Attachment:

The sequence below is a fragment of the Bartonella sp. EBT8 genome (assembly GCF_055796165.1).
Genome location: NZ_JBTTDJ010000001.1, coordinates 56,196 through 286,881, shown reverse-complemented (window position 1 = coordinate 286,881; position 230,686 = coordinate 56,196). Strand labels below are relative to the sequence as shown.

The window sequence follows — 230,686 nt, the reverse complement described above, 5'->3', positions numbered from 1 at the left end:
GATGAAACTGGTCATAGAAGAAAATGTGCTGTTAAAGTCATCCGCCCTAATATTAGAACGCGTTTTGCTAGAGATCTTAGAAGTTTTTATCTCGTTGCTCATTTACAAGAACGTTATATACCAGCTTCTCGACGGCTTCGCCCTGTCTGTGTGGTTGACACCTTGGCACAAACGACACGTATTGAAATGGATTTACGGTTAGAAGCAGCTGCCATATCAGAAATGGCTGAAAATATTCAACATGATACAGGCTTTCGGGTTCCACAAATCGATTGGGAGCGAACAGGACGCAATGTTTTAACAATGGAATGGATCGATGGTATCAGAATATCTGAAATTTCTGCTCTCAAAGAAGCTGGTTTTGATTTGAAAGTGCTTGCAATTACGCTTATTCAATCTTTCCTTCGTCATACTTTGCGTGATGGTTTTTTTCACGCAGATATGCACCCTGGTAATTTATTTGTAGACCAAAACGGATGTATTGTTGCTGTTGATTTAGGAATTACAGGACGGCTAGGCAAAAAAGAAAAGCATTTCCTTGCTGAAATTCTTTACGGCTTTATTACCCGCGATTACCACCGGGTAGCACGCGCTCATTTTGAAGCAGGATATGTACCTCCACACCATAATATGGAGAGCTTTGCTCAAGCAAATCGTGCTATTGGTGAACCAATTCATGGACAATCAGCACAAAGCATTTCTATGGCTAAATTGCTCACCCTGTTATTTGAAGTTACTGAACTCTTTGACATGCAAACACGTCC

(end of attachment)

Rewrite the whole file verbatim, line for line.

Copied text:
The sequence below is a fragment of the Bartonella sp. EBT8 genome (assembly GCF_055796165.1).
Genome location: NZ_JBTTDJ010000001.1, coordinates 56,196 through 286,881, shown reverse-complemented (window position 1 = coordinate 286,881; position 230,686 = coordinate 56,196). Strand labels below are relative to the sequence as shown.

The window sequence follows — 230,686 nt, the reverse complement described above, 5'->3', positions numbered from 1 at the left end:
GATGAAACTGGTCATAGAAGAAAATGTGCTGTTAAAGTCATCCGCCCTAATATTAGAACGCGTTTTGCTAGAGATCTTAGAAGTTTTTATCTCGTTGCTCATTTACAAGAACGTTATATACCAGCTTCTCGACGGCTTCGCCCTGTCTGTGTGGTTGACACCTTGGCACAAACGACACGTATTGAAATGGATTTACGGTTAGAAGCAGCTGCCATATCAGAAATGGCTGAAAATATTCAACATGATACAGGCTTTCGGGTTCCACAAATCGATTGGGAGCGAACAGGACGCAATGTTTTAACAATGGAATGGATCGATGGTATCAGAATATCTGAAATTTCTGCTCTCAAAGAAGCTGGTTTTGATTTGAAAGTGCTTGCAATTACGCTTATTCAATCTTTCCTTCGTCATACTTTGCGTGATGGTTTTTTTCACGCAGATATGCACCCTGGTAATTTATTTGTAGACCAAAACGGATGTATTGTTGCTGTTGATTTAGGAATTACAGGACGGCTAGGCAAAAAAGAAAAGCATTTCCTTGCTGAAATTCTTTACGGCTTTATTACCCGCGATTACCACCGGGTAGCACGCGCTCATTTTGAAGCAGGATATGTACCTCCACACCATAATATGGAGAGCTTTGCTCAAGCAAATCGTGCTATTGGTGAACCAATTCATGGACAATCAGCACAAAGCATTTCTATGGCTAAATTGCTCACCCTGTTATTTGAAGTTACTGAACTCTTTGACATGCAAACACGTCC